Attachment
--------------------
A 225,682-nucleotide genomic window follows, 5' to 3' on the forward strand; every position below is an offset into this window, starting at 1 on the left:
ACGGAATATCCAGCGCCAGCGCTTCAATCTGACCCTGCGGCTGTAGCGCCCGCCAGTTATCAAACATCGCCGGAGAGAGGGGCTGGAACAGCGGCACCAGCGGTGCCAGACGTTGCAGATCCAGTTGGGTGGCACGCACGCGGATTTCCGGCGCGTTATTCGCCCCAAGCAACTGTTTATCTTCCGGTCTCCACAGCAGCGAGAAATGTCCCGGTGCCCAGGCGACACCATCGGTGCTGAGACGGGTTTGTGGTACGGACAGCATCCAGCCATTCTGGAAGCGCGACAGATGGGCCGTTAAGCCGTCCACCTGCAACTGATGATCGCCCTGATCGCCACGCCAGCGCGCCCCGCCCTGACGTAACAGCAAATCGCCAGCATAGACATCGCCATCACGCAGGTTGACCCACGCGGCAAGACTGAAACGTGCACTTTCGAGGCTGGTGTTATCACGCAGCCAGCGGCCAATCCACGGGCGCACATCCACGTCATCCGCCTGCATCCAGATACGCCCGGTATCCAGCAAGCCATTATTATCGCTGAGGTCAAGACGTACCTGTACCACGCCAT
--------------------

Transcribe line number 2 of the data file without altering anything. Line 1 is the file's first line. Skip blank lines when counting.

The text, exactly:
ACGGAATATCCAGCGCCAGCGCTTCAATCTGACCCTGCGGCTGTAGCGCCCGCCAGTTATCAAACATCGCCGGAGAGAGGGGCTGGAACAGCGGCACCAGCGGTGCCAGACGTTGCAGATCCAGTTGGGTGGCACGCACGCGGATTTCCGGCGCGTTATTCGCCCCAAGCAACTGTTTATCTTCCGGTCTCCACAGCAGCGAGAAATGTCCCGGTGCCCAGGCGACACCATCGGTGCTGAGACGGGTTTGTGGTACGGACAGCATCCAGCCATTCTGGAAGCGCGACAGATGGGCCGTTAAGCCGTCCACCTGCAACTGATGATCGCCCTGATCGCCACGCCAGCGCGCCCCGCCCTGACGTAACAGCAAATCGCCAGCATAGACATCGCCATCACGCAGGTTGACCCACGCGGCAAGACTGAAACGTGCACTTTCGAGGCTGGTGTTATCACGCAGCCAGCGGCCAATCCACGGGCGCACATCCACGTCATCCGCCTGCATCCAGATACGCCCGGTATCCAGCAAGCCATTATTATCGCTGAGGTCAAGACGTACCTGTACCACGCCAT